Then we encounter one of the novel’s great mysteries: who is the man in the brown macintosh?
Bloom considers with some gallows humor the moment of one’s death as well as the inevitability of being forgotten to the world as one’s acquaintances likewise die off. Thinking of his own death for a moment, he glances toward the plot on the cemetery grounds he has purchased for his family, where Rudy and his mother are buried (not his father, though; suicides are refused Christian burial). As the gravediggers begin shoveling dirt onto Dignam’s coffin, Bloom panics that perhaps he isn’t actually dead! Maybe they should put a telephone in the coffin? A flag of distress? Just in case?
Joe Hynes, a newspaperman, comes around to get the names of the attendants for the notice. Bloom gives his own and asks Hynes to put down M’Coy, too. Promise kept. There’s a bit of confusion as Hynes asks the name of the man in the brown… “macintosh,” Bloom finishes, and Hynes jots down M’Intosh, mistaking that for the man’s name. Many Joyce scholars and Bloom himself take an interest in solving the mystery of the identity of the man in the brown macintosh (he has seven subsequent references/appearances in the book), and, sure, it is a fun thread to follow, but it seems to me a puzzle intentionally lacking pieces.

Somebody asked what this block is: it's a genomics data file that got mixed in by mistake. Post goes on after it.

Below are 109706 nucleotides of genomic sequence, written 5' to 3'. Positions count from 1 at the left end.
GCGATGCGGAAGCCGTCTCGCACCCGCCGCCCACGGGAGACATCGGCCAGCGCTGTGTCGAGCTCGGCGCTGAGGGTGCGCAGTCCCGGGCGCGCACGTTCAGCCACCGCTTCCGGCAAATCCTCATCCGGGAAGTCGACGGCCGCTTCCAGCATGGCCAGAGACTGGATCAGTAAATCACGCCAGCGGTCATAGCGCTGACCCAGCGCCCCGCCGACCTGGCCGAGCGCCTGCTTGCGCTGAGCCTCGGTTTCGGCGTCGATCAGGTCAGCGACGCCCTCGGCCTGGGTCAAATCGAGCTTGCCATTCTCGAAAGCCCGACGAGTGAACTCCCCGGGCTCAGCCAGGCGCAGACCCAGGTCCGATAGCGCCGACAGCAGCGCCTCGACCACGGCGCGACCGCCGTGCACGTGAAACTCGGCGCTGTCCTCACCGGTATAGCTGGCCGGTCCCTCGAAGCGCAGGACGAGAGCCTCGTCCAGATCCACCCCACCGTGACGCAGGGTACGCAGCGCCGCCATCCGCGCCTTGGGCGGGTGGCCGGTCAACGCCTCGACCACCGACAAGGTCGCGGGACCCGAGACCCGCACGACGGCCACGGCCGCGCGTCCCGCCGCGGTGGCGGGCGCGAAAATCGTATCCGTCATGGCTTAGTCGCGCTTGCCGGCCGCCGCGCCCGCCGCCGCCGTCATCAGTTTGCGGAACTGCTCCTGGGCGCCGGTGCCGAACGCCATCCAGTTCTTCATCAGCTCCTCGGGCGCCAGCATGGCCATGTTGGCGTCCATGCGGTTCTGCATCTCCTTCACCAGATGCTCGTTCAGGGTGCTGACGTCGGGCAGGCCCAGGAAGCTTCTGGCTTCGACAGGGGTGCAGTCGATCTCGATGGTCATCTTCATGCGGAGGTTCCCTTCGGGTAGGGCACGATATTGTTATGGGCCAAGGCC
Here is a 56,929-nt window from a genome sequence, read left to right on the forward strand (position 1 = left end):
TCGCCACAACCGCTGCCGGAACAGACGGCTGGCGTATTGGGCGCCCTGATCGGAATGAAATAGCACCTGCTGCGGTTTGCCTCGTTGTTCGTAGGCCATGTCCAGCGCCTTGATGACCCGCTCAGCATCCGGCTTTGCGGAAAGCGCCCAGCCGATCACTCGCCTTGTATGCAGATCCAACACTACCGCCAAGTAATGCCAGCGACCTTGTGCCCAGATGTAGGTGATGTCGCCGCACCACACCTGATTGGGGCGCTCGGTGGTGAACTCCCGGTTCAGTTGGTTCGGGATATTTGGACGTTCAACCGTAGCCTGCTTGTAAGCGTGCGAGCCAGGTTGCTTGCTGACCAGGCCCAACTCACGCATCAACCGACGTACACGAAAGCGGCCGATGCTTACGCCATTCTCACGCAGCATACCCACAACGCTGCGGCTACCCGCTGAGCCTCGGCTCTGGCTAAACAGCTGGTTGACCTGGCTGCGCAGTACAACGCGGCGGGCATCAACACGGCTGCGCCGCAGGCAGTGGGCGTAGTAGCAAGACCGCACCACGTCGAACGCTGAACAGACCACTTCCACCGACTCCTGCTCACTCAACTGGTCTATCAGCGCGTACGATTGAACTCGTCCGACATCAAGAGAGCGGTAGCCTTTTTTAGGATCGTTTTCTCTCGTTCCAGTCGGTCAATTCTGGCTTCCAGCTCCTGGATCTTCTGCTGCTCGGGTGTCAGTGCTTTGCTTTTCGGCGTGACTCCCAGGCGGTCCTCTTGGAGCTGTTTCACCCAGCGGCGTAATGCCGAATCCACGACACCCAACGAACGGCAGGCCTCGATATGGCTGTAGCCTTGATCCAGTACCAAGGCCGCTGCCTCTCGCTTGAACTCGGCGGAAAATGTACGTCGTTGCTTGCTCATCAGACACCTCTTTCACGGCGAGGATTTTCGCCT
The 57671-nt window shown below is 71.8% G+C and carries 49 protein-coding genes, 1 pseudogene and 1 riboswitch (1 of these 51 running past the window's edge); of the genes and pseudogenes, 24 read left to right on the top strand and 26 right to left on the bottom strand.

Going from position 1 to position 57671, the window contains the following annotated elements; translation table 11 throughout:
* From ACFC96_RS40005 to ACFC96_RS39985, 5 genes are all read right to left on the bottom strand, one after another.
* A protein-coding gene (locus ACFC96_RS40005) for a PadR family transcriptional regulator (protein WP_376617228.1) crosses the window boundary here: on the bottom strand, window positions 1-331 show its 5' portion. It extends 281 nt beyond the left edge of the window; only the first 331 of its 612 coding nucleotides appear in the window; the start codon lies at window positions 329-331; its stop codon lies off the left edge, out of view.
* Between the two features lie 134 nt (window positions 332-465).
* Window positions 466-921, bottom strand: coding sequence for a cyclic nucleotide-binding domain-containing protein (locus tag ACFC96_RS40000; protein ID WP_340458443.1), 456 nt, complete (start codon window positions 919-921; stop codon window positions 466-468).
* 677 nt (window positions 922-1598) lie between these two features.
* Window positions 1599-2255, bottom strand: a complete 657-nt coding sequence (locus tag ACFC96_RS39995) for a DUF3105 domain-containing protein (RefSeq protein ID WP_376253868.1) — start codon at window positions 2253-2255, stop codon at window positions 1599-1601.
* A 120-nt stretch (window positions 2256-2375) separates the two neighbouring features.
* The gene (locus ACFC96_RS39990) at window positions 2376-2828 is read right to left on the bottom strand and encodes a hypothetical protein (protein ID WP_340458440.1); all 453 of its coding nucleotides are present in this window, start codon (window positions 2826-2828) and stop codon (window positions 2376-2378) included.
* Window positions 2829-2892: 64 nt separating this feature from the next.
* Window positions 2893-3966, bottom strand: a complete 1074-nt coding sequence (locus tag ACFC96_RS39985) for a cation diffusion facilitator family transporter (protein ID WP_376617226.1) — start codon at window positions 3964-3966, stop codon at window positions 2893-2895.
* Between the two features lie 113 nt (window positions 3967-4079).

The funeral ends. Hynes and Power head over to pay respects at Parnell’s grave, and Bloom walks off himself, thinking about visiting his father’s grave at the end of the month and his obligation to pay the gardener who tends the plot. Bloom considers more interesting information to engrave on tombstones, such as the profession or particular talents of the deceased. He has the staggering thought that all of the people here buried once walked the streets of Dublin, then imagines playing voice recordings of the deceased to keep them in memory. Bloom is halted by a fat, old, grey rat toddling over by the crypt and thinks again about decay and what happens to a corpse after death
Approaching the gates of the cemetery, Bloom’s mood lifts in affirmation that he has lots of life left to live. He notices and remembers John Henry Menton, who had earlier noticed and remembered him, and likewise recalls their dispute during the game of lawn bowling. Here, a pun on “the bias” signifies both the curved shot of a weighted bowl and Menton’s anti-Semitic prejudice that produces in him “hate at first sight” (6.1012) toward Bloom.
Bloom observes that there is a dent in the side of Menton’s hat and politely lets him know. Menton reluctantly thanks him, and Bloom falls back to politely avoid eavesdropping on his conversation with Martin Cunningham.
Bloom concludes the episode with his tolerance for Menton being a jerk and optimism for being alive this morning.